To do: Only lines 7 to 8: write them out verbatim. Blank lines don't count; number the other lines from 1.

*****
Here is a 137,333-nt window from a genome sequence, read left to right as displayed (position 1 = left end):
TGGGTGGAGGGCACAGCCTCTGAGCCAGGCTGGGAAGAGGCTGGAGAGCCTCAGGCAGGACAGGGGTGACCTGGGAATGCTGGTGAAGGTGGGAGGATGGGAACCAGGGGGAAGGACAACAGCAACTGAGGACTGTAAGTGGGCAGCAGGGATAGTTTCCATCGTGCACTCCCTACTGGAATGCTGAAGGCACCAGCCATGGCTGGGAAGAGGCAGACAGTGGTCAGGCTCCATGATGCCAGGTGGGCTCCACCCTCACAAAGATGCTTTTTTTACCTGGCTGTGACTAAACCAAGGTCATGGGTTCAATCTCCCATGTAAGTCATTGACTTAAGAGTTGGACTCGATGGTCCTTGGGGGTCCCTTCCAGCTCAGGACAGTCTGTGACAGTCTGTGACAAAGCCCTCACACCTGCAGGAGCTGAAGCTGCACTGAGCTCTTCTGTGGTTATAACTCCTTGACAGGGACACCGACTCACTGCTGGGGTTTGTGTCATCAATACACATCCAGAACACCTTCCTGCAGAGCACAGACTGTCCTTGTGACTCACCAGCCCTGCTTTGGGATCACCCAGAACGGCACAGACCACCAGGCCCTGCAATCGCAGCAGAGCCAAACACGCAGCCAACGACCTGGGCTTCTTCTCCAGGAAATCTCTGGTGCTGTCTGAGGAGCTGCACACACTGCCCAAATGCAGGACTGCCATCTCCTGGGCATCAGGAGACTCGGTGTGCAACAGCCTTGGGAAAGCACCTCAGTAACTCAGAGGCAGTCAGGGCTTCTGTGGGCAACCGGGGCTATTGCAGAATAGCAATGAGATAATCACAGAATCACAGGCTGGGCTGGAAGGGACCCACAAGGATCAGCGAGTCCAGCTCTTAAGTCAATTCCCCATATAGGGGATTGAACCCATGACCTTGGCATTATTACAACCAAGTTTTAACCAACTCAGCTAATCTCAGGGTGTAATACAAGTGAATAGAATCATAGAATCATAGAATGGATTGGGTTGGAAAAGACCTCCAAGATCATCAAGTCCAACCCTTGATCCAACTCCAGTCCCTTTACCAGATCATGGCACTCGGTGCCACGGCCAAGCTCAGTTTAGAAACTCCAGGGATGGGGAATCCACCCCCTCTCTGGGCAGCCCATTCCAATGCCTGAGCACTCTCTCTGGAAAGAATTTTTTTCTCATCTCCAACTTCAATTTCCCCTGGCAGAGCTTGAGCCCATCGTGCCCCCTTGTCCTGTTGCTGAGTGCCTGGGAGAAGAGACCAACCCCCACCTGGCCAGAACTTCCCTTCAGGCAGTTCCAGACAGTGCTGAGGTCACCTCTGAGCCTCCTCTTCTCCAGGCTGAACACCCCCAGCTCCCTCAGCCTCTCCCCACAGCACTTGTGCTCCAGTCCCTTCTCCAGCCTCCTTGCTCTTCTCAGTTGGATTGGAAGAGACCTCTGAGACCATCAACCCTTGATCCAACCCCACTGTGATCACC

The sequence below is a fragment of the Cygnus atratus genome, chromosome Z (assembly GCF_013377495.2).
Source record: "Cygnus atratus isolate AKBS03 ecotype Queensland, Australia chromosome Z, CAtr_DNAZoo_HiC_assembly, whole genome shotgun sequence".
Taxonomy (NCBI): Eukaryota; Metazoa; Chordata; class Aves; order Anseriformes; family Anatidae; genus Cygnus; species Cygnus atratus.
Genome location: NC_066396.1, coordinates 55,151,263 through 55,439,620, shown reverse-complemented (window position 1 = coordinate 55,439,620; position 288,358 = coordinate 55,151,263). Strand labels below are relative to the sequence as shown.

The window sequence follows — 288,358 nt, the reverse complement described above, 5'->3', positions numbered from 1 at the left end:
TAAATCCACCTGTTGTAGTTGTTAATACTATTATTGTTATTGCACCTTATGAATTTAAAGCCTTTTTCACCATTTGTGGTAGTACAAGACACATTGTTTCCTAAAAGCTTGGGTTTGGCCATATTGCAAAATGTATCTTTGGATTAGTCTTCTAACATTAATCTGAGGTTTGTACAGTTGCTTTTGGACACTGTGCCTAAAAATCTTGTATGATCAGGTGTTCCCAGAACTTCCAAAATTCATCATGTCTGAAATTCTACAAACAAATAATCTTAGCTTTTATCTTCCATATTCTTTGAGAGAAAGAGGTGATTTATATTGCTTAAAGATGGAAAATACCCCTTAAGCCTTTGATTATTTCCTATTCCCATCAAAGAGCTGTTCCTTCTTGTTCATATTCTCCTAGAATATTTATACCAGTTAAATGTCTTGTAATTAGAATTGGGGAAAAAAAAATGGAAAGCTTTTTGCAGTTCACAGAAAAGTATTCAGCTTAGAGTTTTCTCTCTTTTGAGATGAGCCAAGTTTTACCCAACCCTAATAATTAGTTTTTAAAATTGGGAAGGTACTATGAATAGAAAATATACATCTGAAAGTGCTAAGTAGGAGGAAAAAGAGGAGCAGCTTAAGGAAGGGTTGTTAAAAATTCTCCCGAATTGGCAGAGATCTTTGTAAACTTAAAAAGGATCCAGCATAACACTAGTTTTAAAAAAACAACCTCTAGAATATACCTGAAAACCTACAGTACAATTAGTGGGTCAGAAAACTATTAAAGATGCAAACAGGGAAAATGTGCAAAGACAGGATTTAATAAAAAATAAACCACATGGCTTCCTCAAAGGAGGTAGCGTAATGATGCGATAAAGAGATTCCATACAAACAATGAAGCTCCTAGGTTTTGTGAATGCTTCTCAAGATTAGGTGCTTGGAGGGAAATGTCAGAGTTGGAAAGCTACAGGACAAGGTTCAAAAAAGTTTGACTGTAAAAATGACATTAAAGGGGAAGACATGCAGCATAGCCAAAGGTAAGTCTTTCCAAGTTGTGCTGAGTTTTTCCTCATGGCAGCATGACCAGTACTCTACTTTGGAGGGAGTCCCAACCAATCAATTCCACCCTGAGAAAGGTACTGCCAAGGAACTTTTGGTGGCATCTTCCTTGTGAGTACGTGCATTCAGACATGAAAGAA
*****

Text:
The window sequence follows — 288,358 nt, the reverse complement described above, 5'->3', positions numbered from 1 at the left end:
TAAATCCACCTGTTGTAGTTGTTAATACTATTATTGTTATTGCACCTTATGAATTTAAAGCCTTTTTCACCATTTGTGGTAGTACAAGACACATTGTTTCCTAAAAGCTTGGGTTTGGCCATATTGCAAAATGTATCTTTGGATTAGTCTTCTAACATTAATCTGAGGTTTGTACAGTTGCTTTTGGACACTGTGCCTAAAAATCTTGTATGATCAGGTGTTCCCAGAACTTCCAAAATTCATCATGTCTGAAATTCTACAAACAAATAATCTTAGCTTTTATCTTCCATATTCTTTGAGAGAAAGAGGTGATTTATATTGCTTAAAGATGGAAAATACCCCTTAAGCCTTTGATTATTTCCTATTCCCATCAAAGAGCTGTTCCTTCTTGTTCATATTCTCCTAGAATATTTATACCAGTTAAATGTCTTGTAATTAGAATTGGGGAAAAAAAAATGGAAAGCTTTTTGCAGTTCACAGAAAAGTATTCAGCTTAGAGTTTTCTCTCTTTTGAGATGAGCCAAGTTTTACCCAACCCTAATAATTAGTTTTTAAAATTGGGAAGGTACTATGAATAGAAAATATACATCTGAAAGTGCTAAGTAGGAGGAAAAAGAGGAGCAGCTTAAGGAAGGGTTGTTAAAAATTCTCCCGAATTGGCAGAGATCTTTGTAAACTTAAAAAGGATCCAGCATAACACTAGTTTTAAAAAAACAACCTCTAGAATATACCTGAAAACCTACAGTACAATTAGTGGGTCAGAAAACTATTAAAGATGCAAACAGGGAAAATGTGCAAAGACAGGATTTAATAAAAAATAAACCACATGGCTTCCTCAAAGGAGGTAGCGTAATGATGCGATAAAGAGATTCCATACAAACAATGAAGCTCCTAGGTTTTGTGAATGCTTCTCAAGATTAGGTGCTTGGAGGGAAATGTCAGAGTTGGAAAGCTACAGGACAAGGTTCAAAAAAGTTTGACTGTAAAAATGACATTAAAGGGGAAGACATGCAGCATAGCCAAAGGTAAGTCTTTCCAAGTTGTGCTGAGTTTTTCCTCATGGCAGCATGACCAGTACTCTACTTTGGAGGGAGTCCCAACCAATCAATTCCACCCTGAGAAAGGTACTGCCAAGGAACTTTTGGTGGCATCTTCCTTGTGAGTACGTGCATTCAGACATGAAAGAA